"Even China, known for its lack of respect for safety issues, has announced that it is suspending new plant approvals until it could strengthen safety standards," says Chellaney. "In contrast, New Delhi's response has been to launch a public-relations campaign to say Indian nuclear plants are safe and secure."
Following the Japanese nuclear crisis, several countries have announced steps to scale back or review nuclear power with Germany, even temporarily shutting down seven of its pre-1980 plants. Similarly, Italy, Venezuela, and Switzerland have started reassessment of their nuclear plans, according to reports.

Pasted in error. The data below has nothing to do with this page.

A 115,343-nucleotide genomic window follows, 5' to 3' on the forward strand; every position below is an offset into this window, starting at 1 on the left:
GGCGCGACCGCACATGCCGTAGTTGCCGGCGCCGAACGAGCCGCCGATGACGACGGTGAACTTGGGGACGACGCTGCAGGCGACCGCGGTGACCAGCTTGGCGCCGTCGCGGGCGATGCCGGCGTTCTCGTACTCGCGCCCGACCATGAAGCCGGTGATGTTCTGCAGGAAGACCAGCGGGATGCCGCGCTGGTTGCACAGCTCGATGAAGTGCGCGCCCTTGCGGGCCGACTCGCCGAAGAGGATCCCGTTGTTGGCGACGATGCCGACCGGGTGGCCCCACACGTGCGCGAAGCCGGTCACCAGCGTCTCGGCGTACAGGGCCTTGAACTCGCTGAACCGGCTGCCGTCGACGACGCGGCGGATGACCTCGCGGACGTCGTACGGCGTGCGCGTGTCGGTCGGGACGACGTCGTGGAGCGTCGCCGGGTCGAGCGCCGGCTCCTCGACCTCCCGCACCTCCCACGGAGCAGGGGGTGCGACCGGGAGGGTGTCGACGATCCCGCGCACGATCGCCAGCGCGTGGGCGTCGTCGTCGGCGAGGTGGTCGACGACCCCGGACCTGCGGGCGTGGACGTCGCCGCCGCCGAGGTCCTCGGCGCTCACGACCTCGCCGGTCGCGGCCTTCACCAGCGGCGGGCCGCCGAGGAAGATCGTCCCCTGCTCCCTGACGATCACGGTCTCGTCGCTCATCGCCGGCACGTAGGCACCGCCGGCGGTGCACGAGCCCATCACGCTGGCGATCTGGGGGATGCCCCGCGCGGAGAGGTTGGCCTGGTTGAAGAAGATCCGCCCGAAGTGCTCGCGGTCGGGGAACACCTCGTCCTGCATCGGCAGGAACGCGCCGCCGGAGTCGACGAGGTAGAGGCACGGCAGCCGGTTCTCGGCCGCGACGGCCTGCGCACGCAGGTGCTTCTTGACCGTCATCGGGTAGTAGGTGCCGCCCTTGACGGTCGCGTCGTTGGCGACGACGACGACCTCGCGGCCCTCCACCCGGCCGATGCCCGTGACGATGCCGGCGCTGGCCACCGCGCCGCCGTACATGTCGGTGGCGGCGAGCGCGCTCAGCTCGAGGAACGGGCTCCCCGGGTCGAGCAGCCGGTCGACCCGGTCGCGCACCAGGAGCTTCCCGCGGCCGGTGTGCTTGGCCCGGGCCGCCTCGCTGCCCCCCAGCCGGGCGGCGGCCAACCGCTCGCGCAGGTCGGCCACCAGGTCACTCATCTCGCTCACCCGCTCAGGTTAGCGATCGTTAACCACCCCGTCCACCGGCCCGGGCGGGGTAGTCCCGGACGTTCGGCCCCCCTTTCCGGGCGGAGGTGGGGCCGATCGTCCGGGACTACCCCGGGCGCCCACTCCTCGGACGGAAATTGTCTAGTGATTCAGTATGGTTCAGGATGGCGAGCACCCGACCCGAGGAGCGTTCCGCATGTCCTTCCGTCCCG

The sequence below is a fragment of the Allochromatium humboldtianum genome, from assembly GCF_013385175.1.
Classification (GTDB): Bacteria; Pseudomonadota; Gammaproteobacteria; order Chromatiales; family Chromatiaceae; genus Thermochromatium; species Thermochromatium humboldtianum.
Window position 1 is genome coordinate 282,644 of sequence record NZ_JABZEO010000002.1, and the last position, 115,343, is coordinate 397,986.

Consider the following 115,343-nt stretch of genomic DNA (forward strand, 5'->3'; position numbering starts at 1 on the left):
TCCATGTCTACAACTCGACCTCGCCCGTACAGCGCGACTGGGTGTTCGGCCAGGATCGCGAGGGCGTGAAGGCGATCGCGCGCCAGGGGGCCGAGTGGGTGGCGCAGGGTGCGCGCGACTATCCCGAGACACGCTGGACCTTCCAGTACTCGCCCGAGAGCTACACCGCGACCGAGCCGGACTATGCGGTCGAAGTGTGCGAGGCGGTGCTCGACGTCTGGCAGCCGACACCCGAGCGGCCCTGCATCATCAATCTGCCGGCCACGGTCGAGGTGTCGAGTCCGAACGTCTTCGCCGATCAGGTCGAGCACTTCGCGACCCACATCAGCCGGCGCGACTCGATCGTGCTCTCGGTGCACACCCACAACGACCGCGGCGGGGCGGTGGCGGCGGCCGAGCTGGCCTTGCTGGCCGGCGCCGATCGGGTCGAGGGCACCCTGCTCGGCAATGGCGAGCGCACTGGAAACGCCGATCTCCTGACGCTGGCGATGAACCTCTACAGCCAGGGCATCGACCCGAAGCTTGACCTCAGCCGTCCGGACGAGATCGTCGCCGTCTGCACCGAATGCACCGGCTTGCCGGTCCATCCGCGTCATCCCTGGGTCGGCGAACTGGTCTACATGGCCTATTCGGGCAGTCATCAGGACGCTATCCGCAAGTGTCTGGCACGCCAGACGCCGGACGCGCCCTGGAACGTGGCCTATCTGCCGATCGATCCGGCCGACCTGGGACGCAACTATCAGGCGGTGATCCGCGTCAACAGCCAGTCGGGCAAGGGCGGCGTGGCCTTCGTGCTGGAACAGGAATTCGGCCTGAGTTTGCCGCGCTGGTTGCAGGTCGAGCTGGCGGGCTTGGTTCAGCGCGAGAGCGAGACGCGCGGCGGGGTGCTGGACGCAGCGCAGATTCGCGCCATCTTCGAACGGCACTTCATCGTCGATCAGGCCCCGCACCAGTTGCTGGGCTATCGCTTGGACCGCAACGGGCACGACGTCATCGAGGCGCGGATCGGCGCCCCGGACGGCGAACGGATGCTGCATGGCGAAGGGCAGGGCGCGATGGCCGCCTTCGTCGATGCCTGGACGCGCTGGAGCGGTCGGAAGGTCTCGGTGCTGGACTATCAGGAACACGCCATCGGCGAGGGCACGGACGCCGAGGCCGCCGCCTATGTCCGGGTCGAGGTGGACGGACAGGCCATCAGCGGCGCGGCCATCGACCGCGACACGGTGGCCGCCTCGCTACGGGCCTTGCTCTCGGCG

Nevertheless, India is not the only country that views nuclear technology as a necessary evil. The U.S. and Brazil think along these lines, and so does China to some extent. In fact policy planners argue that natural resources such as coal are limited and tapping nuclear energy to meet growing demands is inevitable for a country like India. "How does the country meet its enormous power needs when it is so short of natural resources?" they ask.
Indrajit Basu is the International Correspondent for Digital Communities.